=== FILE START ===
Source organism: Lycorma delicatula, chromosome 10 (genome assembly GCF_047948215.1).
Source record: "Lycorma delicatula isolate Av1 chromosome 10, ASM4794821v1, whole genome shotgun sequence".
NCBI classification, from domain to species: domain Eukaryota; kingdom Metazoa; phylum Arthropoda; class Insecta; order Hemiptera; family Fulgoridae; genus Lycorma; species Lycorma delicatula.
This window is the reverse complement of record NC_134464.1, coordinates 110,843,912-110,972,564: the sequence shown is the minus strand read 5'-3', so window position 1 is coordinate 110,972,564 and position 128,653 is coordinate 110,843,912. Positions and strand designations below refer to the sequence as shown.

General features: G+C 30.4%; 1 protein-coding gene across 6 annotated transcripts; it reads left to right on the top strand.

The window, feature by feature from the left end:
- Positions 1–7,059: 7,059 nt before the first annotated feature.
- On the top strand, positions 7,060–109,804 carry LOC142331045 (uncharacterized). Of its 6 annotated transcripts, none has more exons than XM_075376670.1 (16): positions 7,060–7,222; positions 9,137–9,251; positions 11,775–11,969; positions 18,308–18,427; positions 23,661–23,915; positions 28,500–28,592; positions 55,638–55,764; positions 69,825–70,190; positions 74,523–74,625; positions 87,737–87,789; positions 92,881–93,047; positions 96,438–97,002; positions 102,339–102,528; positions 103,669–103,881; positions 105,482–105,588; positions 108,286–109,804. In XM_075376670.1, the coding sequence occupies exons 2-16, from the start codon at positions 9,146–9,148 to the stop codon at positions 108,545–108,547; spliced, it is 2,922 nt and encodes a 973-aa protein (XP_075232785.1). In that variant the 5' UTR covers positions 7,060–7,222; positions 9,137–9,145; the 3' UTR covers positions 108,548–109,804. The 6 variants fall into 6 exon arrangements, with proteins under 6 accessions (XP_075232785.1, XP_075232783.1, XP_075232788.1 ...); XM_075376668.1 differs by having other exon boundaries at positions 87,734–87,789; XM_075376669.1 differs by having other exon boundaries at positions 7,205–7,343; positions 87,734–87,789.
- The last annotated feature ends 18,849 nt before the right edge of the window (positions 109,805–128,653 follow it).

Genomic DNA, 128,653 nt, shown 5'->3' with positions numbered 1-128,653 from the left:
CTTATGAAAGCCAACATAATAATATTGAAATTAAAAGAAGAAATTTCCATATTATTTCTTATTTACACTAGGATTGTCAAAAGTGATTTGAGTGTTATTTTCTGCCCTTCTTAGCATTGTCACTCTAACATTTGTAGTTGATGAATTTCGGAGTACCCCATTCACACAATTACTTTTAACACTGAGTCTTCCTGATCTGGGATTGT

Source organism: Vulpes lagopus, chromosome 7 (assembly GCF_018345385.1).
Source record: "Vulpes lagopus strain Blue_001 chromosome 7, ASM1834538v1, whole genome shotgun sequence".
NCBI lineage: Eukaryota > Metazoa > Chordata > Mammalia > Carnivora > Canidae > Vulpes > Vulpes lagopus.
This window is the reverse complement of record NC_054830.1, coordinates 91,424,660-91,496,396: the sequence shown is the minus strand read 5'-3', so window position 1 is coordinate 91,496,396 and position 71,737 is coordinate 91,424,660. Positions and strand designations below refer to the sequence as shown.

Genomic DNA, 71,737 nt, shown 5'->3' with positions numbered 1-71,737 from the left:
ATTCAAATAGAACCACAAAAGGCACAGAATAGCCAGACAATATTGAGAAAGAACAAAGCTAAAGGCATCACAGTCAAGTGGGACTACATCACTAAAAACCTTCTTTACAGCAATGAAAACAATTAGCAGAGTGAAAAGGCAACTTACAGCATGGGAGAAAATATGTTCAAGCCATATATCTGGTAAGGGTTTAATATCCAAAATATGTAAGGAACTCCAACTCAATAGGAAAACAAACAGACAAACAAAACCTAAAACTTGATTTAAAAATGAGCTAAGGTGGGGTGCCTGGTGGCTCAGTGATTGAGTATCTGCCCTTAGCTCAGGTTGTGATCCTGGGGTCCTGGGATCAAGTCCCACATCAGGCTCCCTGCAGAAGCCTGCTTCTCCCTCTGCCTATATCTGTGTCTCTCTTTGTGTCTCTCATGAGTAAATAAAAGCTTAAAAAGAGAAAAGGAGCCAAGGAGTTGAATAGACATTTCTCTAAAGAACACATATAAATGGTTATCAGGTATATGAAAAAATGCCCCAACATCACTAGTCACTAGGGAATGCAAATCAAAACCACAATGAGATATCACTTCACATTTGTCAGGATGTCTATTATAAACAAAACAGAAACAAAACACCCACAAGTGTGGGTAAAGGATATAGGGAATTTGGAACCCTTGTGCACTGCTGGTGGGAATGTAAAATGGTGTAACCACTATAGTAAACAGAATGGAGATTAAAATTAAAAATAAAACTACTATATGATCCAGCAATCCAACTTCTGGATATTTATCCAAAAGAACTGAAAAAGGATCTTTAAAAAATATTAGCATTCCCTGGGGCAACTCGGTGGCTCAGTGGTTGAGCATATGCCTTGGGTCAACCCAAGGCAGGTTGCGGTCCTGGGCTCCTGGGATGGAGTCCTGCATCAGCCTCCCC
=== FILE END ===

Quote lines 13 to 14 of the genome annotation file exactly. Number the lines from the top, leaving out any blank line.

Source record: "Vulpes lagopus strain Blue_001 chromosome 7, ASM1834538v1, whole genome shotgun sequence".
NCBI lineage: Eukaryota > Metazoa > Chordata > Mammalia > Carnivora > Canidae > Vulpes > Vulpes lagopus.